All by itself, the clock does not influence the longevity in any way.
However, power consumption and dissipation rise linearly along with clock speed and those two factors are the chip killers when the microscopically small traces inside the chip "burn up" (actually, it's electromigration that kills them - a process where electric current displaces molecules of the conductor it's running through).
Load (heat and current) also leads to degradation of transistors inside the chip to the point where they become unstable at speeds they used to run at without any issues. If your card suddenly starts crashing where it used to run stably for months dropping the clocks is the only solution.
95% fan speed (or even 85%) is something you should worry about. When manufacturers cut corners, fan quality goes first.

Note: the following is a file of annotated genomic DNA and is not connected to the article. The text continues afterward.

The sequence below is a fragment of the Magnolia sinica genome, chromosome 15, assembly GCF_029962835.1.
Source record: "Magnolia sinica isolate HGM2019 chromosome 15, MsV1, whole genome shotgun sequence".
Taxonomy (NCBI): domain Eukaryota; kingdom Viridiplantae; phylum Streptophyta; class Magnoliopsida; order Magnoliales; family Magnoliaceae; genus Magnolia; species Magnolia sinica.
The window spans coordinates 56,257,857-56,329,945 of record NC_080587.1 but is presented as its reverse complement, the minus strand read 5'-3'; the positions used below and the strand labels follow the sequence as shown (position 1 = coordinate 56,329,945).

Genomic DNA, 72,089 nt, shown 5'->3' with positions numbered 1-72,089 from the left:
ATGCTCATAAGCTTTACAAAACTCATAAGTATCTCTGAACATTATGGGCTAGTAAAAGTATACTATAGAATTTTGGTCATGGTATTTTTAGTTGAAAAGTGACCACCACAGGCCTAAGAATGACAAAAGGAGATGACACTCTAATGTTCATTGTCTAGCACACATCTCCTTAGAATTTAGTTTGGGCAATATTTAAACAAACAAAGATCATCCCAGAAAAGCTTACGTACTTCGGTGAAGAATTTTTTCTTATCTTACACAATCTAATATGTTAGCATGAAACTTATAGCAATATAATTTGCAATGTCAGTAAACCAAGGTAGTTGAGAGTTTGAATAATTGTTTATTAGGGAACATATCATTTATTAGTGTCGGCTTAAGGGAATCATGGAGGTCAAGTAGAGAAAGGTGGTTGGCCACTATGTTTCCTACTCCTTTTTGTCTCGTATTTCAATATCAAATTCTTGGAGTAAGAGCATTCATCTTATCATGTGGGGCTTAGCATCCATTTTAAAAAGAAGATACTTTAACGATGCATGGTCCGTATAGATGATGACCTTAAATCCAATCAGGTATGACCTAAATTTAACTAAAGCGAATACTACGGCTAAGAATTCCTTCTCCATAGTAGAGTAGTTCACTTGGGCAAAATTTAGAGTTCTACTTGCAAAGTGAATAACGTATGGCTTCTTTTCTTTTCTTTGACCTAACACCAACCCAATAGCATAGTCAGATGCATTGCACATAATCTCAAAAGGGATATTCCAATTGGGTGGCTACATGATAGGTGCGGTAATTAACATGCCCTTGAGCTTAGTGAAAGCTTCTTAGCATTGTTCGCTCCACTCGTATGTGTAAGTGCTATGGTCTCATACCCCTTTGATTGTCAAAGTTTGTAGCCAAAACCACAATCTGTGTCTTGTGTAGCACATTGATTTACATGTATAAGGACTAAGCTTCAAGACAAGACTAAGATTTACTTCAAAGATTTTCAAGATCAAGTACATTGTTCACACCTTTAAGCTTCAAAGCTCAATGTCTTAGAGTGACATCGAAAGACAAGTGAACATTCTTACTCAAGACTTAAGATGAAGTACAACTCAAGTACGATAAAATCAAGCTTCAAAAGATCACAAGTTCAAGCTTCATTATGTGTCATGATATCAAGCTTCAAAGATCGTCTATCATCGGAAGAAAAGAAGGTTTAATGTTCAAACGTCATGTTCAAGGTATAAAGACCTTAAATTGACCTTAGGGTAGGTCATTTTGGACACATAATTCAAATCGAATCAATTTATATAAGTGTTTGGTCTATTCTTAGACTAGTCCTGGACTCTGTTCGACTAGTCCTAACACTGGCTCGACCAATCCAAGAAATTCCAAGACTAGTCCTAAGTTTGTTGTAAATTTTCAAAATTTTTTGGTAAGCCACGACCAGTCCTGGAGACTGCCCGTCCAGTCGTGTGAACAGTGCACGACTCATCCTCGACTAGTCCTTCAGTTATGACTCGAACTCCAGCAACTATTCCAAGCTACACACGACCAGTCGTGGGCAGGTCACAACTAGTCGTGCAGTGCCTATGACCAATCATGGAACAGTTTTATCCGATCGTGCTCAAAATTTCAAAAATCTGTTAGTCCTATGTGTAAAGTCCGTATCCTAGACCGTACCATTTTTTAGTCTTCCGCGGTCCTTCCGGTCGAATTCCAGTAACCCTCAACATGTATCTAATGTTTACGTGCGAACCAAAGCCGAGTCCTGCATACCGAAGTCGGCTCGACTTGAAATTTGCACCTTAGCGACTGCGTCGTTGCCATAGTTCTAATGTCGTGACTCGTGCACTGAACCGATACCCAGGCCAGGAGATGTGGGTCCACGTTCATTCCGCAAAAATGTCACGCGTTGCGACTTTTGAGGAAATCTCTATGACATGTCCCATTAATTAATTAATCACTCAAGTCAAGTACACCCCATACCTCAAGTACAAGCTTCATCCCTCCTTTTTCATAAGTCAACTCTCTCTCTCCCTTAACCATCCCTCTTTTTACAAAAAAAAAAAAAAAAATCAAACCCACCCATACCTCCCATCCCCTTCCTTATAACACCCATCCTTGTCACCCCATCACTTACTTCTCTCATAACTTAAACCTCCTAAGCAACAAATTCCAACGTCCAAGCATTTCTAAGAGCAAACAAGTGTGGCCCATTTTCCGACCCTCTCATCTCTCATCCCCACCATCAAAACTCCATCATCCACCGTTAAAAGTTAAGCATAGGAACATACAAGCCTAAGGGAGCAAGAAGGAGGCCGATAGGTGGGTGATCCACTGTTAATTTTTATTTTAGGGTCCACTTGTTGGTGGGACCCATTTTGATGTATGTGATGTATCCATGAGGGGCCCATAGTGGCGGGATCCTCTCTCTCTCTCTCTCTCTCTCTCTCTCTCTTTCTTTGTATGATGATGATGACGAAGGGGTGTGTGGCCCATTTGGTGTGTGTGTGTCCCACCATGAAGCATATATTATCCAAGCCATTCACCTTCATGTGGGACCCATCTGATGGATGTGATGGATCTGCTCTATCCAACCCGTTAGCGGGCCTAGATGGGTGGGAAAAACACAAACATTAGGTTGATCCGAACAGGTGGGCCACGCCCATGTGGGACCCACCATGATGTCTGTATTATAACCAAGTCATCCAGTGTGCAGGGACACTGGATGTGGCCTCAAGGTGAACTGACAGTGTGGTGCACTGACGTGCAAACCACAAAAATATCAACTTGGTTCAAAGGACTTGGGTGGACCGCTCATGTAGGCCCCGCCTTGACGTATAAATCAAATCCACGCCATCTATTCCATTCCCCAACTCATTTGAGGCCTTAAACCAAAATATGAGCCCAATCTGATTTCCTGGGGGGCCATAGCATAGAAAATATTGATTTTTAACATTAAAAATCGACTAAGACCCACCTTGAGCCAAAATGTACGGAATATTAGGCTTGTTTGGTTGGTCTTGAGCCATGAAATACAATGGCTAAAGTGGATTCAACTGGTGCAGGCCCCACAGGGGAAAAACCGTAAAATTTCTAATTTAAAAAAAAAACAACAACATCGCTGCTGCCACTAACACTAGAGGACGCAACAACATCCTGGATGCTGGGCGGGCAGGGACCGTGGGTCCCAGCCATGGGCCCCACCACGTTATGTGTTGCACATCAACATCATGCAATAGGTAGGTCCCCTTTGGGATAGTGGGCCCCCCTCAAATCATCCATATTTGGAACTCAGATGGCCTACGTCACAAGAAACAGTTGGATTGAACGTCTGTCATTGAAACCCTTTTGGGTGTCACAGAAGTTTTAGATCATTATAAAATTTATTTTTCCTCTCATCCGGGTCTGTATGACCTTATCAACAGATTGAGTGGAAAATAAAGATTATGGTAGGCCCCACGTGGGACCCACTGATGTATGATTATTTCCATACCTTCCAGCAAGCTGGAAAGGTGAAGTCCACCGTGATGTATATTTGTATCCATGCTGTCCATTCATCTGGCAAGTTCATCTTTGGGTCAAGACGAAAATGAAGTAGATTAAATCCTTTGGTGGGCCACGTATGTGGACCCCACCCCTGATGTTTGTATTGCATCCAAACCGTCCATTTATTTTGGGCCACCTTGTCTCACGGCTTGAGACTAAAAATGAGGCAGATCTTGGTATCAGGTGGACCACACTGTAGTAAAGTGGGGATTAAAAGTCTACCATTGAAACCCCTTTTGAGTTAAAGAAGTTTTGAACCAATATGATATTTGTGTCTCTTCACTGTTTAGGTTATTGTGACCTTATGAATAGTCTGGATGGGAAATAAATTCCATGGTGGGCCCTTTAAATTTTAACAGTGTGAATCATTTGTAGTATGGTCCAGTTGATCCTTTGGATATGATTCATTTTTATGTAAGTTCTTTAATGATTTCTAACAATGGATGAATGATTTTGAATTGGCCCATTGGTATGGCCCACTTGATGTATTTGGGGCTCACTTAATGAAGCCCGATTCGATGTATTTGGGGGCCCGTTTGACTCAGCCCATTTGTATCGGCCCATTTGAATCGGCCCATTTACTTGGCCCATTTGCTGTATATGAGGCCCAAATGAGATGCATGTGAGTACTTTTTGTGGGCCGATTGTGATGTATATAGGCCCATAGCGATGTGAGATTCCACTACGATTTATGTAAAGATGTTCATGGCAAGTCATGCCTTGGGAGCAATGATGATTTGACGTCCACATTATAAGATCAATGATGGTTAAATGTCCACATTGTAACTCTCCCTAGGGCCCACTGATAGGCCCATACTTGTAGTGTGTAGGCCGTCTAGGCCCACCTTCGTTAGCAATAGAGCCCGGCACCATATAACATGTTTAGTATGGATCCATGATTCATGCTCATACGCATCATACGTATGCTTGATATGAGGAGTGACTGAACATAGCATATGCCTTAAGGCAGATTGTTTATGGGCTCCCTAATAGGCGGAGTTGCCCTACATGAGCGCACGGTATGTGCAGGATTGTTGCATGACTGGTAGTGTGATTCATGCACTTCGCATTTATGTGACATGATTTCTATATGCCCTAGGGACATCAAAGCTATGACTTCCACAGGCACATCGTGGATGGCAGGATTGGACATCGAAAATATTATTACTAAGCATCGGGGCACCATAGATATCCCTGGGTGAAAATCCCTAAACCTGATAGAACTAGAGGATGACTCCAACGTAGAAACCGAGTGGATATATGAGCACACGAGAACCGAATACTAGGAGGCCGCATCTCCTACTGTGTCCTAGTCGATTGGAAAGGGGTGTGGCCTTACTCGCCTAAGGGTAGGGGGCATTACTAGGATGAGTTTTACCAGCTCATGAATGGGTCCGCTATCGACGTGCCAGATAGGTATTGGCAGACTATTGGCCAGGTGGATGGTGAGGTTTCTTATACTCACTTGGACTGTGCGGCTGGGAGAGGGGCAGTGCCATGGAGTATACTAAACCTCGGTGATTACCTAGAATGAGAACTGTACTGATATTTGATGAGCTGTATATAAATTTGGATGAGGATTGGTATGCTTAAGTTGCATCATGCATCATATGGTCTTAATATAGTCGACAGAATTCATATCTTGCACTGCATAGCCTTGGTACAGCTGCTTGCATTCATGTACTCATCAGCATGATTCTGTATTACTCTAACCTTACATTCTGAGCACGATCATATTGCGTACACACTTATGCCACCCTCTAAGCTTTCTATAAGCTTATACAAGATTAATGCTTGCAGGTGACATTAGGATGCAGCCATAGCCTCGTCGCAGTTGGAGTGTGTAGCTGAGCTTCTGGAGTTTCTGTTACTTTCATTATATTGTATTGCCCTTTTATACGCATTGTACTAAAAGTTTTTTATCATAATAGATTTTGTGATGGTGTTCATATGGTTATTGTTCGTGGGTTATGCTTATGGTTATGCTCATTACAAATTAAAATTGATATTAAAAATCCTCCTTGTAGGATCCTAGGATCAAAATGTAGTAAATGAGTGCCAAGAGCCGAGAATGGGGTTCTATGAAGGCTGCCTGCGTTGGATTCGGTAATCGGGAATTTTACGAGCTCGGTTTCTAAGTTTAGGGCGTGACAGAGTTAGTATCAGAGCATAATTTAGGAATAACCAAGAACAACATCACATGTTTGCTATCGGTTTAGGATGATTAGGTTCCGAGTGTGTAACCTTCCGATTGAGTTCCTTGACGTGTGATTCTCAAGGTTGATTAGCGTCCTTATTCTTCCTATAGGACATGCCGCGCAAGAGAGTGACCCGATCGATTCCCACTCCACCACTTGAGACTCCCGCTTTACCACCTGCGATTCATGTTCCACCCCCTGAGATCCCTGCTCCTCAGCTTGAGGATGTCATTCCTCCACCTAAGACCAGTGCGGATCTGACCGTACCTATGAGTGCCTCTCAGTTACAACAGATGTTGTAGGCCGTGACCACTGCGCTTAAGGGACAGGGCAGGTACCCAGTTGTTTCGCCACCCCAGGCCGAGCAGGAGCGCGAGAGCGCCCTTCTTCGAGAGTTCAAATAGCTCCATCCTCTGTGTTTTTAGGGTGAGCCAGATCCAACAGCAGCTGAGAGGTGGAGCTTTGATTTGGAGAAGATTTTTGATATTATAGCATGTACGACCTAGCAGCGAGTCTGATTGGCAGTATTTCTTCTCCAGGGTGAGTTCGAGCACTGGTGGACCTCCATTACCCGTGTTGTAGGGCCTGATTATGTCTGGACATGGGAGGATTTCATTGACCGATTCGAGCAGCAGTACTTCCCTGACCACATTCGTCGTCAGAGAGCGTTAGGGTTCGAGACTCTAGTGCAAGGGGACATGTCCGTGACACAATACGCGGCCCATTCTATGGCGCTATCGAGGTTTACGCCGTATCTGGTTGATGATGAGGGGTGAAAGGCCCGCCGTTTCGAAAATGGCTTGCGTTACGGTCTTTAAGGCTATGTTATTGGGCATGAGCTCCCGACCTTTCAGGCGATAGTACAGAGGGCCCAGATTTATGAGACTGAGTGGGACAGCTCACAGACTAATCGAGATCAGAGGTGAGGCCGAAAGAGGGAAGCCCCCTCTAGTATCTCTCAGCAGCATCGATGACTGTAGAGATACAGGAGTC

Chances are that when purchasing inexpensive 10$ case fans you are getting much higher quality devices than the ones mounted on your 300$ card...
70..79°C is not a bad temperature range for a battery of overclocked 6970s locked in a PC case. If it's an open rig, try increasing the distance between cards or pointing more airflow directly at them.
It's a bloody damned shame that your manufturer seems to have cheaped out on the VRMs - undervolting should drop the temperatures just enough for you to be able to reduce the fan speed to sane levels.
(1) && (2) No clock - all by itself - is too high provided the card is stable. 79°C isn't exactly low but it'll do.
(4) Independent of current and temperature, no.
Thanks for the input.
The voltage is strange on the 6970s -- I can't adjust voltage on any of the cards, but one is at 1.150 and the other two are at 1.175. Go figure.
They are all locked in the case but I'm likely going to open the case and direct a desktop fan towards it.